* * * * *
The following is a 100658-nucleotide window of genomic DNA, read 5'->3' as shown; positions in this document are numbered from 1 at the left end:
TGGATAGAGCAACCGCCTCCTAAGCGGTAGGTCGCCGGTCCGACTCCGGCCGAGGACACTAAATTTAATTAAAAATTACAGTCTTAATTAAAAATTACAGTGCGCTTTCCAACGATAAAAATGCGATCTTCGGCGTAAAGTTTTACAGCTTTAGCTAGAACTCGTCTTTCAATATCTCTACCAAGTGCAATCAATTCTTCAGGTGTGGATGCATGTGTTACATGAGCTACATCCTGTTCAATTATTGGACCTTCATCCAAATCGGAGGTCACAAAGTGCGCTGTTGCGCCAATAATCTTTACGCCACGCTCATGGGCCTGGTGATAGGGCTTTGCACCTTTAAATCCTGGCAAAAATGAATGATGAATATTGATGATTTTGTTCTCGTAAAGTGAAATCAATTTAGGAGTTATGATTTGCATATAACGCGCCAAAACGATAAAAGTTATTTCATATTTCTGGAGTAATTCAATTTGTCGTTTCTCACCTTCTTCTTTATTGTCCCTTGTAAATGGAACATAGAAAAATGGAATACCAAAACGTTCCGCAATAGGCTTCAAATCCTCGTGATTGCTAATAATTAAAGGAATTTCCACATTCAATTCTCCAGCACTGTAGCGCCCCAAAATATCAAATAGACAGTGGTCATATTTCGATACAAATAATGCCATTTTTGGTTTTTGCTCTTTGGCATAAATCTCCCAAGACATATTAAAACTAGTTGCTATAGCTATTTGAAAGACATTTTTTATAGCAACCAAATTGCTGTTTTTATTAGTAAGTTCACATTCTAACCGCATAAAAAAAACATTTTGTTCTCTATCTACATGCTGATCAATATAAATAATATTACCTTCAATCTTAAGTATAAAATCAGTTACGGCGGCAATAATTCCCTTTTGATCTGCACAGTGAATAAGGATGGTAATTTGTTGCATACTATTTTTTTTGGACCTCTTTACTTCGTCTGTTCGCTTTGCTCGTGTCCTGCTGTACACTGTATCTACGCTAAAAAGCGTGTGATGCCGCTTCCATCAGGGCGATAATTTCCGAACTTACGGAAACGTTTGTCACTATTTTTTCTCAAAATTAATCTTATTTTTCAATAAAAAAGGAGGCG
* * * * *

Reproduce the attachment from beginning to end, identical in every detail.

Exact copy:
The following is a 100658-nucleotide window of genomic DNA, read 5'->3' as shown; positions in this document are numbered from 1 at the left end:
TGGATAGAGCAACCGCCTCCTAAGCGGTAGGTCGCCGGTCCGACTCCGGCCGAGGACACTAAATTTAATTAAAAATTACAGTCTTAATTAAAAATTACAGTGCGCTTTCCAACGATAAAAATGCGATCTTCGGCGTAAAGTTTTACAGCTTTAGCTAGAACTCGTCTTTCAATATCTCTACCAAGTGCAATCAATTCTTCAGGTGTGGATGCATGTGTTACATGAGCTACATCCTGTTCAATTATTGGACCTTCATCCAAATCGGAGGTCACAAAGTGCGCTGTTGCGCCAATAATCTTTACGCCACGCTCATGGGCCTGGTGATAGGGCTTTGCACCTTTAAATCCTGGCAAAAATGAATGATGAATATTGATGATTTTGTTCTCGTAAAGTGAAATCAATTTAGGAGTTATGATTTGCATATAACGCGCCAAAACGATAAAAGTTATTTCATATTTCTGGAGTAATTCAATTTGTCGTTTCTCACCTTCTTCTTTATTGTCCCTTGTAAATGGAACATAGAAAAATGGAATACCAAAACGTTCCGCAATAGGCTTCAAATCCTCGTGATTGCTAATAATTAAAGGAATTTCCACATTCAATTCTCCAGCACTGTAGCGCCCCAAAATATCAAATAGACAGTGGTCATATTTCGATACAAATAATGCCATTTTTGGTTTTTGCTCTTTGGCATAAATCTCCCAAGACATATTAAAACTAGTTGCTATAGCTATTTGAAAGACATTTTTTATAGCAACCAAATTGCTGTTTTTATTAGTAAGTTCACATTCTAACCGCATAAAAAAAACATTTTGTTCTCTATCTACATGCTGATCAATATAAATAATATTACCTTCAATCTTAAGTATAAAATCAGTTACGGCGGCAATAATTCCCTTTTGATCTGCACAGTGAATAAGGATGGTAATTTGTTGCATACTATTTTTTTTGGACCTCTTTACTTCGTCTGTTCGCTTTGCTCGTGTCCTGCTGTACACTGTATCTACGCTAAAAAGCGTGTGATGCCGCTTCCATCAGGGCGATAATTTCCGAACTTACGGAAACGTTTGTCACTATTTTTTCTCAAAATTAATCTTATTTTTCAATAAAAAAGGAGGCG